Minister of Tourism and Antiquities Khaled el Anani said the opening of the 800-year-old Fortress of Shali in Siwa Oasis will contribute to attracting tourists to Siwa and transforming the oasis into a global tourism hub.
Anani added that restoration works at the ancient fortress have been carried out over the past two years, with a €600,000 fund from the European Union.
The minister made the remarks during the opening of the Fortress of Shali, in the presence of Minister of International Cooperation Rania el Mashat, Minister of Environment Yasmine Fouad, and Marsa Matrouh Governor Khaled Shoaib.
The Fortress of Shali has been subject to the antiquities law for almost 12 years now, Anani noted. The Fortress of Shali’s restoration project comes as a continuation of works at Al-Masjid Al-Ateek, or the fortress mosque, which was opened in 2015 after being restored, and the Tatandi mosque, inaugurated in 2018 after restoration works there have been completed, the minister said.
Meanwhile, Minister of International Cooperation Rania el Mashat lauded the current cooperation with the European Union to implement several projects, including the Fortress of Shali’s restoration project. The coming stage would witness further work to preserve and upgrade Siwa Oasis & the opening of the fortress is just the beginning on the way of transforming Siwa into an internationally renowned tourist destination.
The opening was attended by the European Union delegation to Egypt, a delegation from the United Nations Population Fund in Egypt, in addition to a number of ambassadors and cultural attachés representing Angola, Australia, Belgium, Brazil, Chile, Colombia, France, Germany, Ireland, Italy, Japan, Jordan, Latvia, New Zealand, Poland, Portugal, Spain, Sweden, Thailand and the United States.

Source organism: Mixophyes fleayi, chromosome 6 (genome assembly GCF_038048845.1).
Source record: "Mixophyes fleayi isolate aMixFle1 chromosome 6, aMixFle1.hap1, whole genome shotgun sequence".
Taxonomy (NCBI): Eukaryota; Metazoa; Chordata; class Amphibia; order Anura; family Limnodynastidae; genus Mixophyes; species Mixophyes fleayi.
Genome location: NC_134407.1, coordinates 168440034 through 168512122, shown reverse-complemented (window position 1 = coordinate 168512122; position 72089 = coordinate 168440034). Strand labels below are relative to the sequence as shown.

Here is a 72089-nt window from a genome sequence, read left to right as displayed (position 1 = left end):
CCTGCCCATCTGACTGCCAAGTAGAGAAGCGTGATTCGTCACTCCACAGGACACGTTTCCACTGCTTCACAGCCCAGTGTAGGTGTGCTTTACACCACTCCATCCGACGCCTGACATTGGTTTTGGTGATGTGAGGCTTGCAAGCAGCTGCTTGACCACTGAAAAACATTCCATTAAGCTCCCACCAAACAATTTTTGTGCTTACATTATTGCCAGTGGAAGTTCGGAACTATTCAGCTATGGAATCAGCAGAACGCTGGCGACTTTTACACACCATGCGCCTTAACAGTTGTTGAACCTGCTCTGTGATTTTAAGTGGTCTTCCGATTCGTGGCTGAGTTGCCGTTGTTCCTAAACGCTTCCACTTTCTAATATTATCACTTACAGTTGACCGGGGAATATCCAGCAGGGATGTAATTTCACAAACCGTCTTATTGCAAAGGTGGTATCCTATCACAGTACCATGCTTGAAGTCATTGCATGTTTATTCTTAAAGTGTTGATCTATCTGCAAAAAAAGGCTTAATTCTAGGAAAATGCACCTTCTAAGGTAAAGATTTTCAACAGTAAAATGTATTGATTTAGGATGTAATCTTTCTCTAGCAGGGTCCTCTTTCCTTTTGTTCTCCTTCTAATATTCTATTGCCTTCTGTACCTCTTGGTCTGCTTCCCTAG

The Fortress of Shali had been built in the 12th century from karshif, the local soil which is made up of salt, fine sand and clay, and is made hard by water and the sun.
Shali is the name the inhabitants of Siwa gave to their town. In historical times, Siwans used to hide from their enemies inside the fortress’s tunnels, and had used the well inside the fortress to drink from. The well is still there today, but it is nearly dry.
While the sun made the karshif stronger, rain had a negative effect on it. The heavy rain caused a partial destruction of the fortress in 1928 and forced its inhabitants to abandon it.